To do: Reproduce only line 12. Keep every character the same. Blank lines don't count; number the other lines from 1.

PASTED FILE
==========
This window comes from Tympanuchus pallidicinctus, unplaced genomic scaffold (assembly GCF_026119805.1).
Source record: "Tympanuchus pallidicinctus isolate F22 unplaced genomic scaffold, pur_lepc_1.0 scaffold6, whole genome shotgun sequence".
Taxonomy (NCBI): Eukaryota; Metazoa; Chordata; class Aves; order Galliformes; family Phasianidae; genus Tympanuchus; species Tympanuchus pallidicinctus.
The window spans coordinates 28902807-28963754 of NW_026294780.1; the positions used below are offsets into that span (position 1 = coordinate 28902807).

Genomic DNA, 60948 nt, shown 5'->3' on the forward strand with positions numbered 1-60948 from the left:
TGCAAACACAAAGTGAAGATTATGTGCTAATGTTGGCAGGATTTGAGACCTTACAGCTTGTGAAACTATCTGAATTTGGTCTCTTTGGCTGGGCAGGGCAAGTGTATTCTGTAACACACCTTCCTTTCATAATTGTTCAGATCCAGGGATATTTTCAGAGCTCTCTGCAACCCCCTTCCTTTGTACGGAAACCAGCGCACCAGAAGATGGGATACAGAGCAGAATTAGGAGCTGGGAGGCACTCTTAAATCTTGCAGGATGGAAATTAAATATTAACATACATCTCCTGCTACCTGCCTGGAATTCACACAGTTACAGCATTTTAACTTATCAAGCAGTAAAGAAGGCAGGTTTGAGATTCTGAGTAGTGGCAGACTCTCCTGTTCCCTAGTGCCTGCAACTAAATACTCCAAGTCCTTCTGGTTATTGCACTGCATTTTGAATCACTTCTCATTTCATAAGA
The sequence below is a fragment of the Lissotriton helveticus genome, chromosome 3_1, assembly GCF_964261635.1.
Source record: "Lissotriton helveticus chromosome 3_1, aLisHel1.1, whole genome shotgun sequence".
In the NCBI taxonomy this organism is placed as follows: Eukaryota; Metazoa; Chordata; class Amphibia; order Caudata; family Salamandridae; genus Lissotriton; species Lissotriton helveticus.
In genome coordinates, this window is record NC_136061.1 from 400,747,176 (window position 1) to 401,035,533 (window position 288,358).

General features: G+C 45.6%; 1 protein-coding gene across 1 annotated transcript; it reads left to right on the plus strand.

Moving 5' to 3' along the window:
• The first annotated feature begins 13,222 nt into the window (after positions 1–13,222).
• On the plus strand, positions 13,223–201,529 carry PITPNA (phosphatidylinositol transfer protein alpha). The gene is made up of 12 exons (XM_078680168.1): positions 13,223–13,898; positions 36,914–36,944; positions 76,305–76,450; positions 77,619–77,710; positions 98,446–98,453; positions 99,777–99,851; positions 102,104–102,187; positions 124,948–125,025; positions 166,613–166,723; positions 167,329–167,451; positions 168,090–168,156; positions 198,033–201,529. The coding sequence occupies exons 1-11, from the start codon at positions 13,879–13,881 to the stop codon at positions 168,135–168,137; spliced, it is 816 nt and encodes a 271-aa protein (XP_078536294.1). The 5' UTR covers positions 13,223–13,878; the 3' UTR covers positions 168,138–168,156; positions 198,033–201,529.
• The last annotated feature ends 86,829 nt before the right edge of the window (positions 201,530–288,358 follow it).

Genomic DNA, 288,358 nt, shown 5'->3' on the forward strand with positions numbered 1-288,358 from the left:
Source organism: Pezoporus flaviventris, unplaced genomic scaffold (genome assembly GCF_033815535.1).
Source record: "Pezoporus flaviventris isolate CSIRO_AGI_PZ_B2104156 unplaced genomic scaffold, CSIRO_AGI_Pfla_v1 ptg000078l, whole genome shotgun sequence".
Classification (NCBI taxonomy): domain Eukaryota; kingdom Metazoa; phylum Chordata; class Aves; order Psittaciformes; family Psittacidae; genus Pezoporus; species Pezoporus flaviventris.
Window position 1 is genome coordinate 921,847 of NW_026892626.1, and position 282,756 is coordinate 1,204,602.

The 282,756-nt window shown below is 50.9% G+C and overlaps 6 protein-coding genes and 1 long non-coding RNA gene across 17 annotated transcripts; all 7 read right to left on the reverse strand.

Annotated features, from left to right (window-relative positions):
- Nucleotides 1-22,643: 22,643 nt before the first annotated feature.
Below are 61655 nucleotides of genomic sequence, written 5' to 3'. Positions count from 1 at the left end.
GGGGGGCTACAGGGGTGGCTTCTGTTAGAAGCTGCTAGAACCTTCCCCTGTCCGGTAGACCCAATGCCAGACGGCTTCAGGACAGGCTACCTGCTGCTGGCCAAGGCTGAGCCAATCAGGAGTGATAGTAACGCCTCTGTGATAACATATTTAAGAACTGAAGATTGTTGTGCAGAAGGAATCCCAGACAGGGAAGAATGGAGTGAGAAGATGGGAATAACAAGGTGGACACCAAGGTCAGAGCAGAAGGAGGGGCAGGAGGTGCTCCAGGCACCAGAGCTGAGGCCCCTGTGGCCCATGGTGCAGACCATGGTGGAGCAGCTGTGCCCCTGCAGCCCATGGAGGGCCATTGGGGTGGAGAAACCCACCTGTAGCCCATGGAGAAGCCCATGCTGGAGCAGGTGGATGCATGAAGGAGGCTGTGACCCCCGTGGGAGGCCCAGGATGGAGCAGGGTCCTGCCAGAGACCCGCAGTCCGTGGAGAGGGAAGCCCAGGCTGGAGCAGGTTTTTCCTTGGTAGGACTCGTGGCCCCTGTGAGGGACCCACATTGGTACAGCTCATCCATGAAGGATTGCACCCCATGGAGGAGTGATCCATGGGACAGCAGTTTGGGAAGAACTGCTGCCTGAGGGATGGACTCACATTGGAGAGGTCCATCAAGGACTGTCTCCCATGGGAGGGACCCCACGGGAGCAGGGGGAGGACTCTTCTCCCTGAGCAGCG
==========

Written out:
Moving 5' to 3' along the window: